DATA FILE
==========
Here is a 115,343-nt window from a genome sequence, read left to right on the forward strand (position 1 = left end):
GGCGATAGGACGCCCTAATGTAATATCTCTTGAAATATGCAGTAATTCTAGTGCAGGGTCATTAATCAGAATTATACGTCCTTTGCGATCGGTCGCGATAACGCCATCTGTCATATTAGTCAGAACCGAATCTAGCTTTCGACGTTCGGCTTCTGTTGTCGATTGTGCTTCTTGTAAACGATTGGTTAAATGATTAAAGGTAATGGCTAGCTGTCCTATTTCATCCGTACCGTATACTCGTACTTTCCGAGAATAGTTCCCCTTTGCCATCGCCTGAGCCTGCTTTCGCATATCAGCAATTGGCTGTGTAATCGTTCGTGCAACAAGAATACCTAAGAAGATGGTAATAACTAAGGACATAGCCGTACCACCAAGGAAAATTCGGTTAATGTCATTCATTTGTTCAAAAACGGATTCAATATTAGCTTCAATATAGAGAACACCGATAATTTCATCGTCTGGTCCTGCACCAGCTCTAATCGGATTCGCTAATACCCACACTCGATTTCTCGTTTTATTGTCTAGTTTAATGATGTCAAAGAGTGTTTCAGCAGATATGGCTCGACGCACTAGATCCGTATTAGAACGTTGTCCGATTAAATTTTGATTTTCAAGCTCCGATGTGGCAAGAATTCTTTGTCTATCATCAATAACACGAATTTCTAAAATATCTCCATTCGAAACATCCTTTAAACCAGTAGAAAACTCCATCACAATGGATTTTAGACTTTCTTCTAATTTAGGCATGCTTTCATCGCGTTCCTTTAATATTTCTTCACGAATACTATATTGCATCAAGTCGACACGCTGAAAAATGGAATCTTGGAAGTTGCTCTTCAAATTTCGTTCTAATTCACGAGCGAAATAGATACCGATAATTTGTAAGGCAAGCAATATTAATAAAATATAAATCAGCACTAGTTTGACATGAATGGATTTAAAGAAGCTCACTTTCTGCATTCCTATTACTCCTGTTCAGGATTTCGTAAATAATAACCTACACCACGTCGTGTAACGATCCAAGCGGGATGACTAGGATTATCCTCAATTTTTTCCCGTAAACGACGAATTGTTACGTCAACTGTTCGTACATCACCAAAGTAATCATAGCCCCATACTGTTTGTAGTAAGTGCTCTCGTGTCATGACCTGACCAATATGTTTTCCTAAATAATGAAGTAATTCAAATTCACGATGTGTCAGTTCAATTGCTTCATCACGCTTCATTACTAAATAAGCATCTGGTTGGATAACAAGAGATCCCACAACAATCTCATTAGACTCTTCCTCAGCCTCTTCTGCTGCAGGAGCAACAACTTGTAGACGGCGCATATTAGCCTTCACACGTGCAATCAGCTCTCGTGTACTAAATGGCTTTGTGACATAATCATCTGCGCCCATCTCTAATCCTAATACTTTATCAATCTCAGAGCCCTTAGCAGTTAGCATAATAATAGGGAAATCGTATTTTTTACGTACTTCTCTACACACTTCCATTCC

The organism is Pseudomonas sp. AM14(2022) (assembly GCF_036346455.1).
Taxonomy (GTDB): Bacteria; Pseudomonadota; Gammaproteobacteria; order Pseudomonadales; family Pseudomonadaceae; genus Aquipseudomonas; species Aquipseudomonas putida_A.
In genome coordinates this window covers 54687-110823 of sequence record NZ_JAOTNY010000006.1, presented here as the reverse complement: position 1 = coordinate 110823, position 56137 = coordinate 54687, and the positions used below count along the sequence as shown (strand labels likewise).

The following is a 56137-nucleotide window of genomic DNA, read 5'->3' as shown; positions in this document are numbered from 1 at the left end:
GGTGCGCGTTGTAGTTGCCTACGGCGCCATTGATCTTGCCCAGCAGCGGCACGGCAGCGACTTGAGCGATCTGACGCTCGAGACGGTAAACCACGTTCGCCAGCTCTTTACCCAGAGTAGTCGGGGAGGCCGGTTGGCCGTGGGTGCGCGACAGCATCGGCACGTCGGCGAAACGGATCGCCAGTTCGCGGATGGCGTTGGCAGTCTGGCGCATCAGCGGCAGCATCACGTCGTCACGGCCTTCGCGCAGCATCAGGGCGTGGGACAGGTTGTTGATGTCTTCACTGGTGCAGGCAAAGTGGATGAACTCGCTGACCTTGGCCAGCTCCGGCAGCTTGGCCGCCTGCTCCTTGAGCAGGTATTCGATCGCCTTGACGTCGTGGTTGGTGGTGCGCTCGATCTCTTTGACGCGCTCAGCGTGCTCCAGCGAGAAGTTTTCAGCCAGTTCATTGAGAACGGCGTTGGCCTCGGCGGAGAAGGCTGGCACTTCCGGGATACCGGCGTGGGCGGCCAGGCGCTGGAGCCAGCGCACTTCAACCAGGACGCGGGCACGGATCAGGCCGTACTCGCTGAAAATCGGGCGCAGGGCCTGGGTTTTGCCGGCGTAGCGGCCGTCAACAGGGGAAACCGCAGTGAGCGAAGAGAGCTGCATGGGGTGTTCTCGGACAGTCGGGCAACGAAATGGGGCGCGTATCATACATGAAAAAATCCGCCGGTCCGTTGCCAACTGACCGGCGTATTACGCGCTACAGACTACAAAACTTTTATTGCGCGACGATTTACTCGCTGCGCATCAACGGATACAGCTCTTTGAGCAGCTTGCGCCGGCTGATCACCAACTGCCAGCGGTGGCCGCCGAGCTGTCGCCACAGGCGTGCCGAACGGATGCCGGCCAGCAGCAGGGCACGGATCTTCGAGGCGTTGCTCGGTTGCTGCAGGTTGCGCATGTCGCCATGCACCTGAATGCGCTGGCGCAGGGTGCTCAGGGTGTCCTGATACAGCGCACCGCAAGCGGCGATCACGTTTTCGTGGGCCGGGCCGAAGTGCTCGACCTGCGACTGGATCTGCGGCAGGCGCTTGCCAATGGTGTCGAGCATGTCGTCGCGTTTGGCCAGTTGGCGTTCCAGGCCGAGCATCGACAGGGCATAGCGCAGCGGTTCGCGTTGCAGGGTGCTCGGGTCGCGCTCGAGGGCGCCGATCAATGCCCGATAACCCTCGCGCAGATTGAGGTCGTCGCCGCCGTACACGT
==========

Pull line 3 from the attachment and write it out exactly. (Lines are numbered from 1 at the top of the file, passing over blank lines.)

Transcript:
The organism is Pseudomonas sp. AM14(2022) (assembly GCF_036346455.1).